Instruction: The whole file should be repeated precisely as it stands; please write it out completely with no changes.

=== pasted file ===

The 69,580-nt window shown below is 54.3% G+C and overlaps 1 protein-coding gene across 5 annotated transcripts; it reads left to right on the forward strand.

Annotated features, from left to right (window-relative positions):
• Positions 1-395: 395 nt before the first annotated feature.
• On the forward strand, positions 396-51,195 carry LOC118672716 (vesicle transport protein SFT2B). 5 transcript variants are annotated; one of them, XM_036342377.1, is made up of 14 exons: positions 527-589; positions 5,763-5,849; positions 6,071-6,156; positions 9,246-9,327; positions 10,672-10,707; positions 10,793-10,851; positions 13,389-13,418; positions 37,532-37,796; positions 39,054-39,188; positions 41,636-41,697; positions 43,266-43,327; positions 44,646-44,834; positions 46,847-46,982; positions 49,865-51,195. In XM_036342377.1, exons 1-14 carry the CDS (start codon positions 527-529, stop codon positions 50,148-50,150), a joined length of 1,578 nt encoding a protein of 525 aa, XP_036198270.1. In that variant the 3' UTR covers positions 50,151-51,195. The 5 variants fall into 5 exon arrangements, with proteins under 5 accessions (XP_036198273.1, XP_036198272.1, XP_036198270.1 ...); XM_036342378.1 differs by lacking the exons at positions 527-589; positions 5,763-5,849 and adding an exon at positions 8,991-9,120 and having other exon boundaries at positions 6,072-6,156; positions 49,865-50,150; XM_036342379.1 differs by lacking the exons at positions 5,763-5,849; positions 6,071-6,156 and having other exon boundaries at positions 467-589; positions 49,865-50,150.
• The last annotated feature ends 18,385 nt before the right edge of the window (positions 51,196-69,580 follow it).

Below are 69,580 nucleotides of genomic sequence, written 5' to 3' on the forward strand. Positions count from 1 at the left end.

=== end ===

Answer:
The 69,580-nt window shown below is 54.3% G+C and overlaps 1 protein-coding gene across 5 annotated transcripts; it reads left to right on the forward strand.

Annotated features, from left to right (window-relative positions):
• Positions 1-395: 395 nt before the first annotated feature.
• On the forward strand, positions 396-51,195 carry LOC118672716 (vesicle transport protein SFT2B). 5 transcript variants are annotated; one of them, XM_036342377.1, is made up of 14 exons: positions 527-589; positions 5,763-5,849; positions 6,071-6,156; positions 9,246-9,327; positions 10,672-10,707; positions 10,793-10,851; positions 13,389-13,418; positions 37,532-37,796; positions 39,054-39,188; positions 41,636-41,697; positions 43,266-43,327; positions 44,646-44,834; positions 46,847-46,982; positions 49,865-51,195. In XM_036342377.1, exons 1-14 carry the CDS (start codon positions 527-529, stop codon positions 50,148-50,150), a joined length of 1,578 nt encoding a protein of 525 aa, XP_036198270.1. In that variant the 3' UTR covers positions 50,151-51,195. The 5 variants fall into 5 exon arrangements, with proteins under 5 accessions (XP_036198273.1, XP_036198272.1, XP_036198270.1 ...); XM_036342378.1 differs by lacking the exons at positions 527-589; positions 5,763-5,849 and adding an exon at positions 8,991-9,120 and having other exon boundaries at positions 6,072-6,156; positions 49,865-50,150; XM_036342379.1 differs by lacking the exons at positions 5,763-5,849; positions 6,071-6,156 and having other exon boundaries at positions 467-589; positions 49,865-50,150.
• The last annotated feature ends 18,385 nt before the right edge of the window (positions 51,196-69,580 follow it).

Below are 69,580 nucleotides of genomic sequence, written 5' to 3' on the forward strand. Positions count from 1 at the left end.